A Servant to Time and Consequence (rude_not_ginger) wrote,
A Servant to Time and Consequence
rude_not_ginger

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for ambitious_woman, for her muse's birthday

God that was strange to see you again
Introduced by a friend of a friend
Smiled and said 'yes I think we've met before'
In that instant it started to pour,
Captured a taxi despite all the rain
We drove in silence across Pont Champlain
And all of the time you thought I was sad
I was trying to remember your name…


1763

He lands on her birthday.

It's quite by accident, of course, he's not even supposed to land along her timeline at all. But most things in life, well, in his life, are by accident, happenstance, or chance. He's come to accept these sort of things.

It's still disarming to see her again. He walks around the corner of a hallway and she turns as well and there they are, standing in the same space.

"Reinette."

"My Angel."

With a wave of her hand, the two women she was addressing leave without question. She turns back and looks up at him, her face at once angry and anticipating. She is young and old as well, and it is a tribute to her beauty that he can't figure out what year he's landed to visit her.

"I had often wished you would visit again," she says. "But I had often imagined it under different circumstances."

He looks down at his clothes. The blue suit he wears is torn at the sleeve and knee, and the tie around his neck is askew. The TARDIS had been parked out in one of the gardens, unfortunately near where a fire-breathing Graske had taken up residence. He'd meant to take a quick look 'round before heading back to the TARDIS. But, well, he walked into a piece of his own history before then. He's come to accept these sort of things.

"Well, never a chance to slow down," he says. "You know me."

She smiles thinly, and coughs into a small handkerchief. Tuberculosis takes her in the end, he thinks, seeing the bloodstain on the white fabric. But she was sick (is sick) for a very long time prior to that. A silly, stupid illness that could've been cured not even two hundred years in the future. Time is so short for them. Truncated, sliced away. There's not enough time to see anything, or do anything, and even a life as fantastic and accomplished as Madame du Pompadour will be lost to time.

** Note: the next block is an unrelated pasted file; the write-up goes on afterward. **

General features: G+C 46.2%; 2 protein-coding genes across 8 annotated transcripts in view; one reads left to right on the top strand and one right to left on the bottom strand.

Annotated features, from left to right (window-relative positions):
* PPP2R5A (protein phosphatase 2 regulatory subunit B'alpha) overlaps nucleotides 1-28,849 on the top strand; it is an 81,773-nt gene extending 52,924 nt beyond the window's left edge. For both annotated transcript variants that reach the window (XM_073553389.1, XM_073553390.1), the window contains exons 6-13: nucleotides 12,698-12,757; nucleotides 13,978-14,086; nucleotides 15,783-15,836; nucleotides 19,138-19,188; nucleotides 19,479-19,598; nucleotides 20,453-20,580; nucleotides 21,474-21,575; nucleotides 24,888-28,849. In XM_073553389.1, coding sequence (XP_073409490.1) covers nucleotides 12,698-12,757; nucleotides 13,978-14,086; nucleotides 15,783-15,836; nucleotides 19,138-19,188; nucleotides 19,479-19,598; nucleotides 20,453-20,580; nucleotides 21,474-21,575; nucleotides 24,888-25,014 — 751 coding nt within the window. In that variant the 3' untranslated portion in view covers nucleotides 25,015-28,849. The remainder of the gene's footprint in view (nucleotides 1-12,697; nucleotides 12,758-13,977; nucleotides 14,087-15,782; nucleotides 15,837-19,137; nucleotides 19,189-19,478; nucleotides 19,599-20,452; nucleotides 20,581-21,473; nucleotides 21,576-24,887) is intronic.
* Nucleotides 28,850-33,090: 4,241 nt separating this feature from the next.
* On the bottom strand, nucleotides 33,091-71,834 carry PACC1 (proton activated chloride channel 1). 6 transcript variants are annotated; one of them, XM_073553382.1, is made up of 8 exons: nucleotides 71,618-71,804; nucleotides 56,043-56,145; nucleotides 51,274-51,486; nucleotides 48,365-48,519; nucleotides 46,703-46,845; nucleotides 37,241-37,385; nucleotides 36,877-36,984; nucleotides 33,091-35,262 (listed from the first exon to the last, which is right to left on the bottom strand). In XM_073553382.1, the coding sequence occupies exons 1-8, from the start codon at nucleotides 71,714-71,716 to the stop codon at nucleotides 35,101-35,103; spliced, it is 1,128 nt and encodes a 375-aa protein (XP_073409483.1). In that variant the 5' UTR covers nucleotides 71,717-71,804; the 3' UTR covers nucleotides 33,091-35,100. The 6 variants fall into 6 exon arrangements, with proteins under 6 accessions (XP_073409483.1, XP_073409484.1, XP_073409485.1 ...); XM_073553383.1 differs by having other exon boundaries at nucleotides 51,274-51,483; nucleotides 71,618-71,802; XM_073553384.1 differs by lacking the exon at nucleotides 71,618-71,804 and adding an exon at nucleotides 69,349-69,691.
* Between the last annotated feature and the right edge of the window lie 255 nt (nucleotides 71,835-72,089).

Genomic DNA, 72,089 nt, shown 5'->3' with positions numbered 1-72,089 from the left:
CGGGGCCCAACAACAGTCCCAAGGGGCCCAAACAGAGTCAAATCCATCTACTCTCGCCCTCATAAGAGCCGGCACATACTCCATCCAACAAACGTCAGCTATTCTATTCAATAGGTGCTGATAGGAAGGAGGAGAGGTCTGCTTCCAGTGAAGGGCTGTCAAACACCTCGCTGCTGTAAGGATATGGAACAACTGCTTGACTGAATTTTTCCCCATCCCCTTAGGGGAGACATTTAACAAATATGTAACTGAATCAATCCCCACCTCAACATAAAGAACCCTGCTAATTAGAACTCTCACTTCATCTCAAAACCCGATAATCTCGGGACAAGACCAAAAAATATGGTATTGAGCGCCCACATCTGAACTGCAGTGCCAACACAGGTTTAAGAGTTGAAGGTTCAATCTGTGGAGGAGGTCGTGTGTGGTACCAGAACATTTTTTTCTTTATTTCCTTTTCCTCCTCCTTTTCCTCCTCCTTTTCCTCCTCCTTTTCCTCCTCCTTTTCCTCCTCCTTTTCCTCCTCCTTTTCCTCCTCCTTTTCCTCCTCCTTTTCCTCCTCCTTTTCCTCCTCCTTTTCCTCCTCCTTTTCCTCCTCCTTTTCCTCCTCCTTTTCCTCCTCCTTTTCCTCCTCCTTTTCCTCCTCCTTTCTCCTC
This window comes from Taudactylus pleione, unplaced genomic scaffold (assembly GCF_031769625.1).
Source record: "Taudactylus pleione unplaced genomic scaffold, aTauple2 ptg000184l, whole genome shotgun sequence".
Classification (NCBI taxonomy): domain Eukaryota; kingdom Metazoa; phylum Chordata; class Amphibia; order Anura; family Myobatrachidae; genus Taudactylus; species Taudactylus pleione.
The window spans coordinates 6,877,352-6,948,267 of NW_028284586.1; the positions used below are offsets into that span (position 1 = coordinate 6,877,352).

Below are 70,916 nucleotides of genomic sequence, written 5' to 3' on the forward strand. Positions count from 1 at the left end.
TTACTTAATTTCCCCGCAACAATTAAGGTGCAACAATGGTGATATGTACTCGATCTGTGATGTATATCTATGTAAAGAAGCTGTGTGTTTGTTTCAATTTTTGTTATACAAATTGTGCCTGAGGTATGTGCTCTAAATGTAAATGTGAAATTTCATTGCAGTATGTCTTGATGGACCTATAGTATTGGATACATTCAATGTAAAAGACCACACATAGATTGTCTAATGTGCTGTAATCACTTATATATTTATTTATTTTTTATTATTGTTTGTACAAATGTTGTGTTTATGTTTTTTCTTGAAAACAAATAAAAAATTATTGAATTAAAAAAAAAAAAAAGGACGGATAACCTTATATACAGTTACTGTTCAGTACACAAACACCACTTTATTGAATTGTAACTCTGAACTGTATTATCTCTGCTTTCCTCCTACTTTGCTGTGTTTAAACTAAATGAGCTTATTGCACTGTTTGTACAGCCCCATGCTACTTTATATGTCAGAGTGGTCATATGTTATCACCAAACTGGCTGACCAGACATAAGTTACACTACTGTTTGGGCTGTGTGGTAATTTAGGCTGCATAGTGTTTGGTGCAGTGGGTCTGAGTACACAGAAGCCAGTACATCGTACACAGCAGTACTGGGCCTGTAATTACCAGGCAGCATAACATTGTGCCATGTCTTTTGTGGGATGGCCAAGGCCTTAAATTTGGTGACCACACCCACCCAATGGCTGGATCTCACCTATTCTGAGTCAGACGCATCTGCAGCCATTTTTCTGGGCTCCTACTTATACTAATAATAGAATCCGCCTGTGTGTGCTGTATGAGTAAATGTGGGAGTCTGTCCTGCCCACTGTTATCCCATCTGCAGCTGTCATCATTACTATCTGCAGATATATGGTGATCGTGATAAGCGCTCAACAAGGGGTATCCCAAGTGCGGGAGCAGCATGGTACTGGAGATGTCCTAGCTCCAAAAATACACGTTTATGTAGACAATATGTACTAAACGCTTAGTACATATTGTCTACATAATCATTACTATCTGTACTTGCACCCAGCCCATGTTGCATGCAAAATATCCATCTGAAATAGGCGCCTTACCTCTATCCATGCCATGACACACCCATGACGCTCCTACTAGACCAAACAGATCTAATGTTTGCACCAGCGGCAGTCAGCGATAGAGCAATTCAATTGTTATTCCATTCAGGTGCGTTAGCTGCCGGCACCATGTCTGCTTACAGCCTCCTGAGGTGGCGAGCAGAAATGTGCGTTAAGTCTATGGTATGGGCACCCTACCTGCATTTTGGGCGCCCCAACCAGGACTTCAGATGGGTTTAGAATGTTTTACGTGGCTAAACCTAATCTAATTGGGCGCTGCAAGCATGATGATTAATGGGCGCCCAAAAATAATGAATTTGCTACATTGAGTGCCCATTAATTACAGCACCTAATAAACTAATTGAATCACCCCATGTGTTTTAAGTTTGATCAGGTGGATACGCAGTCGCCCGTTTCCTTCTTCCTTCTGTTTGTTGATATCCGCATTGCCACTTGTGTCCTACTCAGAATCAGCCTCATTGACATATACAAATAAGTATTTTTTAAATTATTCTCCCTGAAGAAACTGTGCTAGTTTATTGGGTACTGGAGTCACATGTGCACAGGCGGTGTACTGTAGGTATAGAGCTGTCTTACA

But not lost to him.

He wishes he could tell just how long it's been for her. It has been so very, very long for him. Has he left her waiting by the fireplace? How could she look so calm, talk to him so sweetly, if she knew (knows) he has already left her?

Or perhaps she doesn't know how old he is. Perhaps, for the first time, they are on the same timeline, both old and both lonely for a long while without each other.

One of the women reappears and gestures to Reinette, who ignores her. If anything, the gesture appears to put her out more than interest her.

"They are planning for the ball, tonight," she says. "For my birthday." She takes in a breath. "You'll come. You'll dance with me." There is no question in her voice.

"I don't dance anymore," he says.

"Which is what you said before," she replies, her lips very slightly turning upwards, pleased by the challenge his refusal gives her.

"I only dance with the stars, now," he says.

"A noble pastime," she says, nodding to placate him.

"I don't dance with people," he insists. "I don't love them, not anymore. I dance with time and space." He dances with universes and unrealities, he rewrites history and undoes time. It's what he's become, now. He's not the same man who sipped watered-down wine at the Yew Ball and danced with a pretty woman simply because he wanted to.

Her smile changes, very subtly. He can see the lines in her eyes, the creases in her smile. She's much older than she was when he left her at the fireplace, he decides. She may not show it on her face, but it's there, in her eyes.

"Time and space is all that you love?" she says, her words crisp and delicate 18th century French vowels. "You must be aware that it will never love you back."

They're both far too old to be dancing, he thinks. Far too old to be playing. He needs someone to stop him, and she deserves the stars. Deserves them at least once.

"Come with me," he says.

He reaches out a hand to touch her face, but she moves back, very slightly, leaving the warmth of her skin in the cold December air. He can feel the streams of her timeline in her wake, touch the fragile strands binding her to this December, what must be the last December she spends alive.

He's shattered fixed positions in time before, but he'll never quite accept that he can.

"Dance with me," she says.

They stand together here, but timelines away from each other.

There's one thing I want to say, so I'll be brave
You were what I wanted
I gave what I gave
I'm not sorry I met you
I'm not sorry it's over
I'm not sorry there's nothing to save

I'm not sorry there's nothing to save…


Muse: The Doctor (Ten)
Fandom: Doctor Who
Word Count: 851, not including lyrics from Star's "Your Ex-Lover Is Dead"
Mike says it's romantic and depressing, so it must be one of my stories. =|
Tags: featuring: madame de pompadour, topic: gift giving
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